A most intriguing and innovative object that enables people living in urban areas to escape the noise and the agitation of the city life.
The designers started the project by analyzing the city of Tokyo and its inhabitants and completed have completed it especially for Tokyo Designers Week 2008. The aim was to create a room that would fit in a container, a “secluded but extremely high quality listening experience”, taking after director Lou Weis’ previous research into Mahler’s Kindertotenlieder Cycle. Within the first five visit days, more than 4,000 people enjoyed the acoustic experience given by the listening room, a fact which points to the conclusion that the project had an enormous success, encouraging the designers to further research and develop the device which will hopefully become something more than just a prototype, a product everybody will be able to buy and through it, enjoy a wonderful acoustic experience.
“KT: the listening room attempts to create a personal audio experience in a secluded and private space in the turmoil of a high-profile design event in the heart of Tokyo. “
It is nonetheless a bit special. Whilst most people hope to bring us closer to each other, these designers saw more fitting the idea of splitting one person from the rest of the society by providing a very insulating room that acts like a separative wall between the user and the rest of the environment. It creates a pure sentiment of seclusion and privacy which nowadays can be very beneficial, especially for people living in large urban areas. We can no more be left alone with our own thoughts and analyze and meditate upon our lives. You can consider this some sort of an escape route to a mystical land were music and rhythm lead to the unique personal experience of contemplating and reflecting on what we’ve accomplished.
“Whilst maintaining the premise of the Kindertotenlieder cycle as a contemplative pivot for the installation, KT: the listening room integrates several other elements that make this piece attach itself to some key values specific to Tokyo urban culture. The sense of confinement to a small space. The idea of separateness in a multitude of others. The option of self chosen isolation. The ostensive layeredness of the urban fabric. The necessity to occasionally flee the chaos. “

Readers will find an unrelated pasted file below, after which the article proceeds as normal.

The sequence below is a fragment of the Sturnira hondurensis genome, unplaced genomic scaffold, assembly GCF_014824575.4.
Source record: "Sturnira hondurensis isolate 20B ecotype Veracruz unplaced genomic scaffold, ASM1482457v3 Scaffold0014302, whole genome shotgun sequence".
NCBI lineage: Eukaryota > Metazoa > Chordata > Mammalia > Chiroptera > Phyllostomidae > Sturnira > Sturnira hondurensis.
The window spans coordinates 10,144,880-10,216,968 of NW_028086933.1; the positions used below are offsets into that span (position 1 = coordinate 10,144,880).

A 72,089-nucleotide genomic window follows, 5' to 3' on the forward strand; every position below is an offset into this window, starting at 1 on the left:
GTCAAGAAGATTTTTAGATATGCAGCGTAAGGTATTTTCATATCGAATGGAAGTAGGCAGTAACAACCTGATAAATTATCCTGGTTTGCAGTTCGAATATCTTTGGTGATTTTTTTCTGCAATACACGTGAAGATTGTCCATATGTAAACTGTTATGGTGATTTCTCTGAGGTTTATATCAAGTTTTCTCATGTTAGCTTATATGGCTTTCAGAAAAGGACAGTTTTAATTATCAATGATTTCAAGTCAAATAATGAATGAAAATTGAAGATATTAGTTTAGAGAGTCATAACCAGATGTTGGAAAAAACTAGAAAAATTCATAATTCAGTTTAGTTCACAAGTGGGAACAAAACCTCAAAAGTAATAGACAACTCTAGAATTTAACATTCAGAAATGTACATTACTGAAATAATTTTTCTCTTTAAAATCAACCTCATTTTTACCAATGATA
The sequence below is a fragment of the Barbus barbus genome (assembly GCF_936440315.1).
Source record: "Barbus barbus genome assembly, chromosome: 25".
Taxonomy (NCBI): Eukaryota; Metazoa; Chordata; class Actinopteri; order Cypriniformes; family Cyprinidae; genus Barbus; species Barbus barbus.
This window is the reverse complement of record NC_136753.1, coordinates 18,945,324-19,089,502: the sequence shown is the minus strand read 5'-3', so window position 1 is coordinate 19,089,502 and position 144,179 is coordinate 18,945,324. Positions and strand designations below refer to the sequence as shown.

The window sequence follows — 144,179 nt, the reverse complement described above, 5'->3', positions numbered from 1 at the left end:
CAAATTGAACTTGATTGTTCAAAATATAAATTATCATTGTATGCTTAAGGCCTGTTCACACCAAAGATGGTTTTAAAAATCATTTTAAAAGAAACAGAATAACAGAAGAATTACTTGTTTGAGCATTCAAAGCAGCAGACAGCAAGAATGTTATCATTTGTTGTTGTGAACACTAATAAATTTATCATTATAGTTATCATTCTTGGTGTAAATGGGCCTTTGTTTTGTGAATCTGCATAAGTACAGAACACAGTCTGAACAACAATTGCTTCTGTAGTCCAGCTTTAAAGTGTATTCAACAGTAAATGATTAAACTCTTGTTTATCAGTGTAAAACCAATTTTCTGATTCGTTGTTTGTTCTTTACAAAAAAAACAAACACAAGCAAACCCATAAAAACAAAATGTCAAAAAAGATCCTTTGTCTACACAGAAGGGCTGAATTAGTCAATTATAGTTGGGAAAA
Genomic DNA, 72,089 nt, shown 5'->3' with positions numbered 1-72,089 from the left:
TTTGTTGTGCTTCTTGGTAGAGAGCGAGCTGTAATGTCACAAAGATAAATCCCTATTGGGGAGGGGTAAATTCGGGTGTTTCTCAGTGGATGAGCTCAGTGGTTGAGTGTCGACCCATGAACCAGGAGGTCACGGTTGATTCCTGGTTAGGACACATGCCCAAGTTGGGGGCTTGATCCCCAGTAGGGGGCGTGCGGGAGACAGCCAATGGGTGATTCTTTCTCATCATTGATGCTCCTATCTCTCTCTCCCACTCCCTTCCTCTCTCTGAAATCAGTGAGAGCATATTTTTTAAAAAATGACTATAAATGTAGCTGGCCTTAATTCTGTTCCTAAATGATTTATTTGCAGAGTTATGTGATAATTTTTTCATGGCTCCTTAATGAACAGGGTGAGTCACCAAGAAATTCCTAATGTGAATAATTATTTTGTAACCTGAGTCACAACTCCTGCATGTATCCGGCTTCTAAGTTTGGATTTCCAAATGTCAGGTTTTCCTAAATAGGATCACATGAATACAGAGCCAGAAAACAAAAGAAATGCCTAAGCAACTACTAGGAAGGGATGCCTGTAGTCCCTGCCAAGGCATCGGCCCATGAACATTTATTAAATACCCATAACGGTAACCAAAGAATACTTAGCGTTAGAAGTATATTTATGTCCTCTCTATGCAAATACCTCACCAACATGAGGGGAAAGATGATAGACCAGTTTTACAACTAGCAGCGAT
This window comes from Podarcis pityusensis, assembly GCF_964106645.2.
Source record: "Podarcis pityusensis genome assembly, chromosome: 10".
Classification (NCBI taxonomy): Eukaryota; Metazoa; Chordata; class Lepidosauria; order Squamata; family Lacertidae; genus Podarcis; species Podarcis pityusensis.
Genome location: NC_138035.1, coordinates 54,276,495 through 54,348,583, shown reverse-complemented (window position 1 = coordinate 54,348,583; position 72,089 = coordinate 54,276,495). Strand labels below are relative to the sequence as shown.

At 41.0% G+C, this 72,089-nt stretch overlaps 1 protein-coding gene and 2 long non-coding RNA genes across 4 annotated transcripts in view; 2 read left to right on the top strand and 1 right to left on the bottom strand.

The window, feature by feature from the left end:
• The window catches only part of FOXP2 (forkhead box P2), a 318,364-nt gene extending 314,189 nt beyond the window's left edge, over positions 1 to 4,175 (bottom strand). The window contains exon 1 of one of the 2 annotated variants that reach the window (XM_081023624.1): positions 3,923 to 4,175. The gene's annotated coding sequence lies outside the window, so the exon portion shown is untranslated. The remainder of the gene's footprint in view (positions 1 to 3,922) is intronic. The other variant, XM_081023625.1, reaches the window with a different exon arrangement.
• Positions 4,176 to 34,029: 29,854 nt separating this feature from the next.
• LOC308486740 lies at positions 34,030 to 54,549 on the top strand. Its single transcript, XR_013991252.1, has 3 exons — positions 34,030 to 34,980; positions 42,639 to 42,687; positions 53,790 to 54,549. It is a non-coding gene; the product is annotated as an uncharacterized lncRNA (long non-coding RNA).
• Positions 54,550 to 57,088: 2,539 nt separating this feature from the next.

KT: the listening room provides the user with a feel that exceeds the normal boundaries of perceiving music and the thoughts that follow it.
“Corrugated fiberboard panels and compressed polyester foam panels, that have been CNC sliced, are systematically clustered to form a circle of speakers, all focally oriented towards the listener’s sofa. “
This is a bold project that has an effect similar to the wonderful experience of taking a hike. Just like the solitude of the mountain, it provides the user with a one of a kind personal space, enhancing the beauty of spending time with ourselves.
Design: MAT Studio and Elastik
Concept: Joy Ride Enterprises
Accoustic Design: Derek Thompson (Arup Melbourne)
Co-production: Joy Ride Enterprises, MAT Studio, Elastik and Dechnology
Photo courtesy to Keibun Miyamoto
Special thanks to: Masatsugu Kitamura, MajelleWams, Yasuyuki Sakuma,
Hideo Terui, Tatsuya Ishiwara, Tsutomu Nogawa, Kaori Ishiwara,
Tomoko Taniguchi, Ayako Kumabe, Takeshi Mukai, EikiWatanabe, KayokoWatanabe
Source: competition, 2008
Location: Tokyo, Japan
Facts: 20 ft container converted into a listening frame
Structure: corrugated fiberboard and compressed polystyrene
Sponsors: the Embassy of the Kingdom of the Netherlands Tokyo, Japan, Marantz Consumer Marketing Co.,Ltd, B&W (Bowers and Wilkins), Prime21 Co.,Ltd (MultiCut-Tonbo), Daiichi Foam Co.,Ltd, Rengo Co.,Ltd, Doi Kougei Co.,Ltd, CIA Inc., TheBrand Architect Group